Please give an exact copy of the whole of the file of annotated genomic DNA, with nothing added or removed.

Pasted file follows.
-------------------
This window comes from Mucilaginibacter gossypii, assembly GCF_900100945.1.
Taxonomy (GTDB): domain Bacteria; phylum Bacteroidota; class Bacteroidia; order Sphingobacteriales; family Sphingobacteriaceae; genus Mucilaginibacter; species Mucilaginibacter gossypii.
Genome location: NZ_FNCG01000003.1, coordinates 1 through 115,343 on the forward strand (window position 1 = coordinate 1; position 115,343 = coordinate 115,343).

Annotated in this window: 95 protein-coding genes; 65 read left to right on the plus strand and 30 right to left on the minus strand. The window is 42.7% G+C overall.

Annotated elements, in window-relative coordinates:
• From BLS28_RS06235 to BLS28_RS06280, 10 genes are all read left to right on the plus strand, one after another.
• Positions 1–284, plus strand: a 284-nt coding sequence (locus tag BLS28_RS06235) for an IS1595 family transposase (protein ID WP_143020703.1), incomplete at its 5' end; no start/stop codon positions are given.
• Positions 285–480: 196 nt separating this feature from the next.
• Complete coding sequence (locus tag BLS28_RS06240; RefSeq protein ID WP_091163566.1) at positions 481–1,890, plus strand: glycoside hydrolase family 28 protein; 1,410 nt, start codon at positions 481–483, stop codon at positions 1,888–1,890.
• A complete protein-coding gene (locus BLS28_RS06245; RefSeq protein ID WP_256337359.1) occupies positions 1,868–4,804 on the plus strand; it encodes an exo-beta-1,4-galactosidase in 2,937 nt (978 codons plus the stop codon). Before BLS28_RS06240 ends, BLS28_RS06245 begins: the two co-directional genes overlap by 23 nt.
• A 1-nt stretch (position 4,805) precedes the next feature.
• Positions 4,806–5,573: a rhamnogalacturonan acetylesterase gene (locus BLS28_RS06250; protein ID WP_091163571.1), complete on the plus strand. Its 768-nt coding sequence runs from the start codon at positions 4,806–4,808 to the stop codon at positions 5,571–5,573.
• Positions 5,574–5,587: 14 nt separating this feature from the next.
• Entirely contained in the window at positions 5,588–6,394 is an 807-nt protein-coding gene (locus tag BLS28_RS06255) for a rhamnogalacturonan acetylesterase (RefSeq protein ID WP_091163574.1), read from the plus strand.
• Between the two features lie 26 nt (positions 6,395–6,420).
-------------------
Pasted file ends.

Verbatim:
This window comes from Mucilaginibacter gossypii, assembly GCF_900100945.1.
Taxonomy (GTDB): domain Bacteria; phylum Bacteroidota; class Bacteroidia; order Sphingobacteriales; family Sphingobacteriaceae; genus Mucilaginibacter; species Mucilaginibacter gossypii.
Genome location: NZ_FNCG01000003.1, coordinates 1 through 115,343 on the forward strand (window position 1 = coordinate 1; position 115,343 = coordinate 115,343).

Annotated in this window: 95 protein-coding genes; 65 read left to right on the plus strand and 30 right to left on the minus strand. The window is 42.7% G+C overall.

Annotated elements, in window-relative coordinates:
• From BLS28_RS06235 to BLS28_RS06280, 10 genes are all read left to right on the plus strand, one after another.
• Positions 1–284, plus strand: a 284-nt coding sequence (locus tag BLS28_RS06235) for an IS1595 family transposase (protein ID WP_143020703.1), incomplete at its 5' end; no start/stop codon positions are given.
• Positions 285–480: 196 nt separating this feature from the next.
• Complete coding sequence (locus tag BLS28_RS06240; RefSeq protein ID WP_091163566.1) at positions 481–1,890, plus strand: glycoside hydrolase family 28 protein; 1,410 nt, start codon at positions 481–483, stop codon at positions 1,888–1,890.
• A complete protein-coding gene (locus BLS28_RS06245; RefSeq protein ID WP_256337359.1) occupies positions 1,868–4,804 on the plus strand; it encodes an exo-beta-1,4-galactosidase in 2,937 nt (978 codons plus the stop codon). Before BLS28_RS06240 ends, BLS28_RS06245 begins: the two co-directional genes overlap by 23 nt.
• A 1-nt stretch (position 4,805) precedes the next feature.
• Positions 4,806–5,573: a rhamnogalacturonan acetylesterase gene (locus BLS28_RS06250; protein ID WP_091163571.1), complete on the plus strand. Its 768-nt coding sequence runs from the start codon at positions 4,806–4,808 to the stop codon at positions 5,571–5,573.
• Positions 5,574–5,587: 14 nt separating this feature from the next.
• Entirely contained in the window at positions 5,588–6,394 is an 807-nt protein-coding gene (locus tag BLS28_RS06255) for a rhamnogalacturonan acetylesterase (RefSeq protein ID WP_091163574.1), read from the plus strand.
• Between the two features lie 26 nt (positions 6,395–6,420).